Chinese companies rush for U.S. listings ahead of new rules
By Jason Xue and Tom Westbrook
SHANGHAI/SINGAPORE (Reuters) – The number of U.S. IPOs by Chinese firms jumped in March, as some of them rushed to set up offshore listings before rules take effect that will complicate the process, though with markets jittery, several met with a tepid response.
Seven Chinese firms including Chanson International and Hongli Group have launched public offerings in March to raise a combined $82.3 million, compared with just four in the preceding two months.
Although the numbers are not huge, the surge stands out since only six mainland China-based companies launched U.S. IPOs in 2022 as Sino-U.S. tensions and in particular strict regulatory scrutiny on both sides hurt investor demand for such listings.
China’s new rules, published in February and which take effect on March 31, are aimed at reviving the path for international offerings, which all but disappeared in the wake of regulatory crackdowns beginning in the middle of 2021.
They also impose an approval system on a once freewheeling market, with a focus on national and data security, hence the hurry from some firms to get in ahead of them.
“There is obvious acceleration in Chinese companies seeking U.S. offerings this month, considering the uncertainty posed by the new offshore listing rules,” said Stephanie Hu, head of Asia, investment banking at EF Hutton, which was a bookrunner on Chanson’s listing.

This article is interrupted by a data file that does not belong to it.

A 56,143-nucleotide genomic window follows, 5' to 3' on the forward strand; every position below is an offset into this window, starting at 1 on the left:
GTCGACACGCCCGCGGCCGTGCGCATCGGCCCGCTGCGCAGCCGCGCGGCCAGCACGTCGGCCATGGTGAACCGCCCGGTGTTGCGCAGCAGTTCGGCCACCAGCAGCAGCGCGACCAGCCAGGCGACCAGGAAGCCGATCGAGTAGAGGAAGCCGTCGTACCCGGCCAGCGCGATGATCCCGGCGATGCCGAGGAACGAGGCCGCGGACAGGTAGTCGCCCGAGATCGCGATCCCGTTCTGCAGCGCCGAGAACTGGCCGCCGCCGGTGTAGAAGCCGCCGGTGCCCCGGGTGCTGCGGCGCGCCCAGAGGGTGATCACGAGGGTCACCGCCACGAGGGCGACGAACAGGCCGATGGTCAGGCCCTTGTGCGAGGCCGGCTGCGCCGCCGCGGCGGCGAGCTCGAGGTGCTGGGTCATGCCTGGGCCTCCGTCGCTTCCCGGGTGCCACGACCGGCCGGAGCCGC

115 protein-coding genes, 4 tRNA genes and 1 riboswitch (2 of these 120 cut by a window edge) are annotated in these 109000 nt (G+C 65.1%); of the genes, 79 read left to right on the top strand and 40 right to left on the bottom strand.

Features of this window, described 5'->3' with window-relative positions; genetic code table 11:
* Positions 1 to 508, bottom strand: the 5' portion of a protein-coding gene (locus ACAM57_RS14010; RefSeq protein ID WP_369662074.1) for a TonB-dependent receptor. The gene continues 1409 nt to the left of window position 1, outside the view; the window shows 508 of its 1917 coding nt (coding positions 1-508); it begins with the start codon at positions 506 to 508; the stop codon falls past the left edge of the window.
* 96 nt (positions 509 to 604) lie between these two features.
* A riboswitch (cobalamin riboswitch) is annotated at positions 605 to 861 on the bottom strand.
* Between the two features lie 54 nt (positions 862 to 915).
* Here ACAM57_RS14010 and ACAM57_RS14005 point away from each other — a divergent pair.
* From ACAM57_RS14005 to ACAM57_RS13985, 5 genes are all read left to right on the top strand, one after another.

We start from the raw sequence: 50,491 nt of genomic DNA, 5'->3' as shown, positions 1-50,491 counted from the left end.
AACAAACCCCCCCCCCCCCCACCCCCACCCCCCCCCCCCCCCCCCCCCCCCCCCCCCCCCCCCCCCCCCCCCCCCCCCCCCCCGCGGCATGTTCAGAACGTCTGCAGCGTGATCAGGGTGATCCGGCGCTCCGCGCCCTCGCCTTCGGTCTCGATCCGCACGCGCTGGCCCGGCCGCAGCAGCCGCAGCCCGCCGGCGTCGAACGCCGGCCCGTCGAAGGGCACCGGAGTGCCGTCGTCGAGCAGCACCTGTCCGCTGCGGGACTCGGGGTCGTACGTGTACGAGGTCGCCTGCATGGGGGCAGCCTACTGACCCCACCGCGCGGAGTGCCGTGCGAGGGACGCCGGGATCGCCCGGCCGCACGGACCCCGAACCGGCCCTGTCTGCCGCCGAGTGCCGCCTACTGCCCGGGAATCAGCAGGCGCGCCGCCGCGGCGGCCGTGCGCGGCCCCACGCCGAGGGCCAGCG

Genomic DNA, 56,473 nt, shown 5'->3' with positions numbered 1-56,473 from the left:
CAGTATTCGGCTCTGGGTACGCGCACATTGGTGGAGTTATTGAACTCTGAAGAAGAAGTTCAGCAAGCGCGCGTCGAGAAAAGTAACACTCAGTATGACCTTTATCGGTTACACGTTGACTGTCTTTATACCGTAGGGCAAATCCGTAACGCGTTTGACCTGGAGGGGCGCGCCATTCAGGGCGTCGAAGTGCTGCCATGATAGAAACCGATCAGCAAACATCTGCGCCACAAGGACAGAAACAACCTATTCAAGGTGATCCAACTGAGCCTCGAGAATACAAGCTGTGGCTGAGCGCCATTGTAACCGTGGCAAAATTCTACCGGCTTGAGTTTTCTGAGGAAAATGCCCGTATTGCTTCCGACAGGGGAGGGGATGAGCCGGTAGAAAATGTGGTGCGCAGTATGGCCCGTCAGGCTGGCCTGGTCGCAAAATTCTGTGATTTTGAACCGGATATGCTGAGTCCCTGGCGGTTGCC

The new system requires submitting materials to the China Securities Regulatory Commission (CSRC) and getting the green light from relevant government bodies.
That will “reduce regulatory uncertainty” said Mandy Zhu, head of China Global Banking at UBS, and standardise domestic firms’ international listings.
It is also likely to be time consuming.
Among the new listings was bakery chain Chanson International, which debuted on the Nasdaq on Thursday.
“It is, indeed, that we don’t need to get approval from associated departments of China if we get listed before March 31,” chairman and CEO Gang Li told Reuters.
“But we will abide by Chinese rules and carry out all follow-up work cooperation if necessary.”
The listing raised a modest $13.6 million, and fell heavily in its first day of trading and closed almost 40% below the issue price, perhaps a sign that markets roiled by banking jitters are in little mood for small Chinese listings.
Earlier in the week, steelmaker Hongli Group, food grain manufacturer YanGuFang International Group and wheelchair-maker Jin Medical International listed in the U.S, also receiving tepid responses from investors.
Reuters reported on Thursday that London is also courting new Chinese listings.
(Reporting by Jason Xue, Samuel Shen in Shanghai and Tom Westbrook in Singapore; Editing by Robert Birsel)